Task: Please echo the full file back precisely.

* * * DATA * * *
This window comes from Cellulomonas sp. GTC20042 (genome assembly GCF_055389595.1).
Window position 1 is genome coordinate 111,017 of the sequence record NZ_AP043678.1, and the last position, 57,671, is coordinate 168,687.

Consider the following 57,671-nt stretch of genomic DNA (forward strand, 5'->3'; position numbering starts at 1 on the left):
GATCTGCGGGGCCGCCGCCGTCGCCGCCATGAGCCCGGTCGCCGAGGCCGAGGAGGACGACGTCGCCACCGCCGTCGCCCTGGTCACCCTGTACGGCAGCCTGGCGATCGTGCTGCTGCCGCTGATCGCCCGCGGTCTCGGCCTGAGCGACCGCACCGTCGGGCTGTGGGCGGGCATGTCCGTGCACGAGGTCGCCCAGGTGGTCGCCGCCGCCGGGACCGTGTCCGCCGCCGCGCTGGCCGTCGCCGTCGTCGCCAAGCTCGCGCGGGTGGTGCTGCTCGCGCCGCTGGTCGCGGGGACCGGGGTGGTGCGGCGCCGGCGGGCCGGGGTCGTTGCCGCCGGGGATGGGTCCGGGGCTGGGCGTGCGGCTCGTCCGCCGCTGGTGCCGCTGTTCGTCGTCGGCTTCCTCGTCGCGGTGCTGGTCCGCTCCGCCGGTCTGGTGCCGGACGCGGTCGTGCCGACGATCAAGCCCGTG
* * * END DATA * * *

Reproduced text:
This window comes from Cellulomonas sp. GTC20042 (genome assembly GCF_055389595.1).
Window position 1 is genome coordinate 111,017 of the sequence record NZ_AP043678.1, and the last position, 57,671, is coordinate 168,687.

Consider the following 57,671-nt stretch of genomic DNA (forward strand, 5'->3'; position numbering starts at 1 on the left):
GATCTGCGGGGCCGCCGCCGTCGCCGCCATGAGCCCGGTCGCCGAGGCCGAGGAGGACGACGTCGCCACCGCCGTCGCCCTGGTCACCCTGTACGGCAGCCTGGCGATCGTGCTGCTGCCGCTGATCGCCCGCGGTCTCGGCCTGAGCGACCGCACCGTCGGGCTGTGGGCGGGCATGTCCGTGCACGAGGTCGCCCAGGTGGTCGCCGCCGCCGGGACCGTGTCCGCCGCCGCGCTGGCCGTCGCCGTCGTCGCCAAGCTCGCGCGGGTGGTGCTGCTCGCGCCGCTGGTCGCGGGGACCGGGGTGGTGCGGCGCCGGCGGGCCGGGGTCGTTGCCGCCGGGGATGGGTCCGGGGCTGGGCGTGCGGCTCGTCCGCCGCTGGTGCCGCTGTTCGTCGTCGGCTTCCTCGTCGCGGTGCTGGTCCGCTCCGCCGGTCTGGTGCCGGACGCGGTCGTGCCGACGATCAAGCCCGTG